There is no way to know who will be harmed while jogging in advance. Many people believe that running less than 20 miles a week is better for your health. However, this guideline is based on only a tiny number of studies, and it is no longer widely accepted. The following are some intriguing findings from a recent meta-analysis of research into running injuries, which looked at many articles on the topic.
- It’s hard to predict who will get hurt because lower-extremity injuries ranged from 19.4% to 79.3%.
- Knee injuries were more common.
- Four high-quality studies found that being older increased your risk of getting injured while running, yet two other studies found that getting older protected you from getting injured while running. As a result, the research is inconclusive as to whether or not running as an older person will cause or protect you from harm.
- On the contrary, it appears to be protective against injury when one increases one’s weekly mileage during the week. Because only strong runners increase their mileage, they may be less likely to suffer an injury as a result. Further research must be done before judgments can be reached concerning increased mileage and the risk of injury.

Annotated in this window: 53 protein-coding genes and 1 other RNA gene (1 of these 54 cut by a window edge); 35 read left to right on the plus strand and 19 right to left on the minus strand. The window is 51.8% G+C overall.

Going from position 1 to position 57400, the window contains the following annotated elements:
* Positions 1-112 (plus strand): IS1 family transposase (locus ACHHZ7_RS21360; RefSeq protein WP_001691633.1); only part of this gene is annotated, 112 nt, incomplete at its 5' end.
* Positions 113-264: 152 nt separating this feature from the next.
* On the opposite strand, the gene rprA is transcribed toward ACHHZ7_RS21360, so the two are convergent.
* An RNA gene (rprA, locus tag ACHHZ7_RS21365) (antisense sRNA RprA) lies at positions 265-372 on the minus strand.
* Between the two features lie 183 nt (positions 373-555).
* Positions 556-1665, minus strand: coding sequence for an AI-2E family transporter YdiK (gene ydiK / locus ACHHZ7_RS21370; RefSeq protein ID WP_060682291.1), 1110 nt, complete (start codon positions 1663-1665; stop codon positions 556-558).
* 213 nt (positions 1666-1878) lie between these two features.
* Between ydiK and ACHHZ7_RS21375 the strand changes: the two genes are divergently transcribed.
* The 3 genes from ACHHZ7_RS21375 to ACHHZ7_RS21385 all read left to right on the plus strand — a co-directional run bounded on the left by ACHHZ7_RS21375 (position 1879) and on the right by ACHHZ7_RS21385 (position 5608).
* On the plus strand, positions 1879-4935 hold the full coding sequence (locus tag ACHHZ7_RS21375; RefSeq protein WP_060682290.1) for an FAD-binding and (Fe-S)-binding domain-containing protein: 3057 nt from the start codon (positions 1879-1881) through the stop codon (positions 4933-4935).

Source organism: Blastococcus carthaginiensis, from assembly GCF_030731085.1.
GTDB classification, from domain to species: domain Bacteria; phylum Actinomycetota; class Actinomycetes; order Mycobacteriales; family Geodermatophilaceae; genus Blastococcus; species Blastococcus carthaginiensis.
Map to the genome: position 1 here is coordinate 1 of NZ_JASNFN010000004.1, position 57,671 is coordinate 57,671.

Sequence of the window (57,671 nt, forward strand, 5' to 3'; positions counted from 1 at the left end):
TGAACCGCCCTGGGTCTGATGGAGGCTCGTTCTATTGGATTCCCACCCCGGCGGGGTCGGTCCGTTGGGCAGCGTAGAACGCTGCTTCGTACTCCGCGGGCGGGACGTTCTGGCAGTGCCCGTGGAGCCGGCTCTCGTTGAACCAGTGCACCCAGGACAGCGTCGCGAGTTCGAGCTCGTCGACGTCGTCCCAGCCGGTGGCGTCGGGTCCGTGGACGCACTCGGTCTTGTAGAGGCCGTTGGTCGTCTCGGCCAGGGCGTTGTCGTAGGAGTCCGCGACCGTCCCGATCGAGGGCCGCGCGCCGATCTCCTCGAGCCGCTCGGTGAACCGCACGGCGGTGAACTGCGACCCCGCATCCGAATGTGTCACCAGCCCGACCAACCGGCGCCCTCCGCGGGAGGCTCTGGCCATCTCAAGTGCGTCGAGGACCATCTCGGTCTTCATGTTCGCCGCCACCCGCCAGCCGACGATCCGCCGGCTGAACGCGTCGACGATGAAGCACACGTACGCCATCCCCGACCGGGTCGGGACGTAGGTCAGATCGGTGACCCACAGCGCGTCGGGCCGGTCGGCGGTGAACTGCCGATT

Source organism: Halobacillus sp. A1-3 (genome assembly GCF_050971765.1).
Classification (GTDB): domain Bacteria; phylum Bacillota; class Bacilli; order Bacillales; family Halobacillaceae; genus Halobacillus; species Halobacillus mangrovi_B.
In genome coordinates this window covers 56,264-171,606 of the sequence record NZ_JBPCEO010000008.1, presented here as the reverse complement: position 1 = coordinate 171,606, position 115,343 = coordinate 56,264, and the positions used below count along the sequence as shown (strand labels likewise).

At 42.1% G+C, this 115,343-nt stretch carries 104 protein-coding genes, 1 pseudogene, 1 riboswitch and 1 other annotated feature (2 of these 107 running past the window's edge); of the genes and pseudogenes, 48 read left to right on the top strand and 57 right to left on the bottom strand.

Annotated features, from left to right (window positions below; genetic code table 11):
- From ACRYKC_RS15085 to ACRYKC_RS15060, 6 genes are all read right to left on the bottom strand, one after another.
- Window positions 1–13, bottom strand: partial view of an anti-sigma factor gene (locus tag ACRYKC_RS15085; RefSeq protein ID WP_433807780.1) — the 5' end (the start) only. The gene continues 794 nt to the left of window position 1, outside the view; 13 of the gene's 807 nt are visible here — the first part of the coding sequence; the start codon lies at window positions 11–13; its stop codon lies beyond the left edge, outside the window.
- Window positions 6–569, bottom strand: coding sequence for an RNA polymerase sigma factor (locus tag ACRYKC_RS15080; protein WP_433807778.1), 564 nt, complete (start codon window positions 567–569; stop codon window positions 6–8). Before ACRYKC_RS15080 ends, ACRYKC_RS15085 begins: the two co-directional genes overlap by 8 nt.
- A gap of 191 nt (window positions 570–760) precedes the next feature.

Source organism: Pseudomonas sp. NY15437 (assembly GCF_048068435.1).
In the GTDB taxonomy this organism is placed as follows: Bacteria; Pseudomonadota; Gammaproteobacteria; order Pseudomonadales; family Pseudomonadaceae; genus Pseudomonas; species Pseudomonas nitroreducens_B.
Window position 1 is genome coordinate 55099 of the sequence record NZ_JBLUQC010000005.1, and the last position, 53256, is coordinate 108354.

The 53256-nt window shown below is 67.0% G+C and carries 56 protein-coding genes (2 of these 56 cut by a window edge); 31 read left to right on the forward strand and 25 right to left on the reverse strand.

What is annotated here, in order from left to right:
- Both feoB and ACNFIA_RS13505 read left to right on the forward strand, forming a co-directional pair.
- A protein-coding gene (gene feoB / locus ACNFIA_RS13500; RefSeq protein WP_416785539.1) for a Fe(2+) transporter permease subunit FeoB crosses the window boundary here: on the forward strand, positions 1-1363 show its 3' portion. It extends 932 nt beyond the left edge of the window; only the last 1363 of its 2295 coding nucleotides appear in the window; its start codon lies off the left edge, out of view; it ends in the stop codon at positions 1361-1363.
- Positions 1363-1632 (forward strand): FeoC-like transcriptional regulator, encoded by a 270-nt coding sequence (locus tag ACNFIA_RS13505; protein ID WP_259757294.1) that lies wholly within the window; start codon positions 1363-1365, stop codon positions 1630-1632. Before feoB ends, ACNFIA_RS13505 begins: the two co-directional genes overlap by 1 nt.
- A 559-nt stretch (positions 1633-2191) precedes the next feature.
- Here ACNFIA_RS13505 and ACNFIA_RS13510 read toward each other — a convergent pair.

- Lower-extremity running injuries are more common in men than women who run more than 40 miles per week, but this may be because men tend to weigh more than women.
- The usage of a warm-up does not appear to be associated with lower-extremity injuries. This suggests that pre-workout stretching may not be as beneficial as previously thought. The lack of evidence that extension prevents any injury is not a surprise.
- More than half of the lower-extremity injuries (7.2 to 50.0 percent) were caused by knee injuries, followed by lower leg injuries (9.0 percent to 32.22 percent), foot injuries (5.7 percentage points), and upper leg injuries (5.7 percentage points) (3.4 percent to 38.1 percent ). Ankle (3.9 percent to 16.6 percent) and hip/pelvis (3.9 percent to 16.6 percent) injuries to the lower extremity were less common (3.3 percent to 11.5 percent ).
- Running injuries are more likely to occur if the runner has a history of previous injuries. Avoid overtraining (e.g., running more than 40 miles a week) and allow yourself time to recover from any prior injuries fully.
Injury risk increases with weekly mileage, and previous injuries increase your likelihood of getting hurt again. Additionally, knee injuries are the most common type of injury.
Exercises that strengthen the muscles to avoid running-related injuries
- If you’re looking to build leg strength and protect your knee from injury, I recommend doing straight leg lifts.
- Lie on your back, knees bent and straight, palms facing down under your buttocks, and perform these stretches.
- As you stand with your leg straight, tighten your quadriceps and lift it to the height of your other knee.
- Slowly lower your leg but do not allow it to come to a complete stop on the floor.
- Three sets of 10-15 repetitions, one after the other.